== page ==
ENGIN AKINCI: I was devastated, you know?


KENYON: Experts say there are often multiple causes for any case of suicide, and economic hardship can play a role. They also say coping skills, support and treatment can help most people who have had thoughts of suicide. Akinci isn’t blaming the government, but he believes the absence of a support network was a factor in his client taking his own life.


AKINCI: You know, they feel worthless. These guys are good musicians, good, solid people. And they were very proud of what they’re achieving, and this COVID took everything from them.


KENYON: The pain has, of course, spread well beyond musicians.




KENYON: In Istanbul’s Grand Bazaar, the stores are largely empty. Carpet seller Erol Avci estimates that since the pandemic hit, business has been down 90% while the cost of living rises.


EREL ABDULLAH: People are making sacrifices of their salary to be able to continue working. You know, they get half their salary, but they have to spend more money for the cost of life.


KENYON: Economics professor Timur Kuran at Duke University says Turkey has done less than other countries to support people in the hardest-hit professions.


TIMUR KURAN: So one of the reasons why musicians, among others, have been desperate is that they’ve received very little help from the government.


KENYON: In Kuran’s view, the economic pain combines with the strain of living in a country he says is less free under the current government, making people feel excluded and undervalued.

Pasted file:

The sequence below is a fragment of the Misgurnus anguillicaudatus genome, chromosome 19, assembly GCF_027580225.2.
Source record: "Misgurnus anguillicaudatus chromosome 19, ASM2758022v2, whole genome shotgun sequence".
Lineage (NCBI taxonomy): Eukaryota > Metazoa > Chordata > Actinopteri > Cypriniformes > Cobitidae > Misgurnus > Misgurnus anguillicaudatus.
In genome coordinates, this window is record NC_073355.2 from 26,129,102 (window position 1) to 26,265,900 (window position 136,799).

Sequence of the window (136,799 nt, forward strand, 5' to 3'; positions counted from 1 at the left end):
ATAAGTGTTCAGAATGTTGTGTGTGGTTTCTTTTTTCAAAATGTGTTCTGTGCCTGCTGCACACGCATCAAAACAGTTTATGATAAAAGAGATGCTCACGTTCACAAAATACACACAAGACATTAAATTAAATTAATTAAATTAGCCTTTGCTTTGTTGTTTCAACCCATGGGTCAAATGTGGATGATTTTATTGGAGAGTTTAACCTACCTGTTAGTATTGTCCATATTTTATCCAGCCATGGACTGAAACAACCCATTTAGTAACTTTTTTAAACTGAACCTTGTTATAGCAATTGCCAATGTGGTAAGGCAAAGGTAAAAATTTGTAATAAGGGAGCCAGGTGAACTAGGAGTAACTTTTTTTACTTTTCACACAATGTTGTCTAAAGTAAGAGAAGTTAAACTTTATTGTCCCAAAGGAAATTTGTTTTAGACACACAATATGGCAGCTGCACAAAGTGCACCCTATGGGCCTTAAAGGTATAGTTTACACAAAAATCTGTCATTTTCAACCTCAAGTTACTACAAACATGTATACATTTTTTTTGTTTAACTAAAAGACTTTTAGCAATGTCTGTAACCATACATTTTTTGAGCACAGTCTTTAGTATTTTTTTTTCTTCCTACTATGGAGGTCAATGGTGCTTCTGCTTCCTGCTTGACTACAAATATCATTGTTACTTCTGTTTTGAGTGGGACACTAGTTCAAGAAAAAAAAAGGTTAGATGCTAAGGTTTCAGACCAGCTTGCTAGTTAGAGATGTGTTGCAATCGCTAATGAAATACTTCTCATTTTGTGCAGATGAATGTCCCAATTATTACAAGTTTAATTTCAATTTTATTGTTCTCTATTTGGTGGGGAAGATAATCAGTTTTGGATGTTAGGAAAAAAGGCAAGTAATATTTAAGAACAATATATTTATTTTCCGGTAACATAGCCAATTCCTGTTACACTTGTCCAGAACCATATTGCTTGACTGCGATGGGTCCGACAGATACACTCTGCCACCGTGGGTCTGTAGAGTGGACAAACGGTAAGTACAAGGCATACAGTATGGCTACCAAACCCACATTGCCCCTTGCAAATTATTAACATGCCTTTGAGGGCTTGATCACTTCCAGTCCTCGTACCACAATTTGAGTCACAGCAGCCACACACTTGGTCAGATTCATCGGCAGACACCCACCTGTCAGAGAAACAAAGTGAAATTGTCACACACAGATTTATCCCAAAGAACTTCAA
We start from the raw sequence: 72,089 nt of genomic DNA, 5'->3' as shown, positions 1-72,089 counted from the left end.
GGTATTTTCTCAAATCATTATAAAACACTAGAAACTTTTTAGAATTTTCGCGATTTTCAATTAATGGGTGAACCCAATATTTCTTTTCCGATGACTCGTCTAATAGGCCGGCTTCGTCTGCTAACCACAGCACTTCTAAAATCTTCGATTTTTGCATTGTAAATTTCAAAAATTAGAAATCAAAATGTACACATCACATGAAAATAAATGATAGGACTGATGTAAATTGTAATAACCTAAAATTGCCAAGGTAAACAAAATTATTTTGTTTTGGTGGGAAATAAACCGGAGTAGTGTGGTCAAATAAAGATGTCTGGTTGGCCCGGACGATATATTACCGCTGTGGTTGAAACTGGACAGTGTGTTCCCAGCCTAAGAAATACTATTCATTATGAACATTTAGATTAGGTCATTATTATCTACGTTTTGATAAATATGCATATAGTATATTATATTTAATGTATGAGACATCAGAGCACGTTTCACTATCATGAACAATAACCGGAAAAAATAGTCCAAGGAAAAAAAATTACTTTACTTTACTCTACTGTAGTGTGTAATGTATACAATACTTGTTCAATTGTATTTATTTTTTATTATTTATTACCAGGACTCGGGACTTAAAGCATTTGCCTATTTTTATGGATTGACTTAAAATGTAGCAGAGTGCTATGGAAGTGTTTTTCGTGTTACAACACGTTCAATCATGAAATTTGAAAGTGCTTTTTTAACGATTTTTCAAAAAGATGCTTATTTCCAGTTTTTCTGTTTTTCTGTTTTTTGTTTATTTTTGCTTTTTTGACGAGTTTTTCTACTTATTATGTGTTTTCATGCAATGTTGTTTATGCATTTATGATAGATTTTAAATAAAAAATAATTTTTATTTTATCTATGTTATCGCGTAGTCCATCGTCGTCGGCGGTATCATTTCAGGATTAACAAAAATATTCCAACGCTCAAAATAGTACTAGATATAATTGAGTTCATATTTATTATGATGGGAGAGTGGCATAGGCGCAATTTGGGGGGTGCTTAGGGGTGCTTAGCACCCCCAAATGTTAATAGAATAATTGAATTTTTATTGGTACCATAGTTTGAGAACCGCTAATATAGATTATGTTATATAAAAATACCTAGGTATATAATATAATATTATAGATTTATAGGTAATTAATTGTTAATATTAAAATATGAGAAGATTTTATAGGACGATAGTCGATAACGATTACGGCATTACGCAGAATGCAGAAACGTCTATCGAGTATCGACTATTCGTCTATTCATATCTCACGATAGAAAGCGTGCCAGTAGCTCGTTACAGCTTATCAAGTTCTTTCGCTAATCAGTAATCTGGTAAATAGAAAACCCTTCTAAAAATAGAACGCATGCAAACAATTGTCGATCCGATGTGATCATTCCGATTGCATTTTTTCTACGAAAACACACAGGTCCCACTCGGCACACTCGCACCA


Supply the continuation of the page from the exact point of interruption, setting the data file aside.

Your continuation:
KURAN: That’s true not just of musicians but academics, journalists, novelists. I have many friends who would like to emigrate, and they would do so in a heartbeat if they could.


KENYON: Musician Mert Baydeniz is hoping that spring and summer will bring more work, but he’s not counting on it.


BAYDENIZ: (Through interpreter) If the economy doesn’t get better, people won’t be able to afford entertainment. In that case, the days I see ahead of us are totally dark. I don’t really have much hope.



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Published By: Atilla Yeşilada

GlobalSource Partners’ Turkey Country Analyst Atilla Yesilada is the country’s leading political analyst and commentator. He is known throughout the finance and political science world for his thorough and outspoken coverage of Turkey’s political and financial developments. In addition to his extensive writing schedule, he is often called upon to provide his political expertise on major radio and television channels. Based in Istanbul, Atilla is co-founder of the information platform Istanbul Analytics and is one of GlobalSource’s local partners in Turkey. In addition to his consulting work and speaking engagements throughout the US, Europe and the Middle East, he writes regular columns for Turkey’s leading financial websites VATAN and and has contributed to the financial daily Referans and the liberal daily Radikal.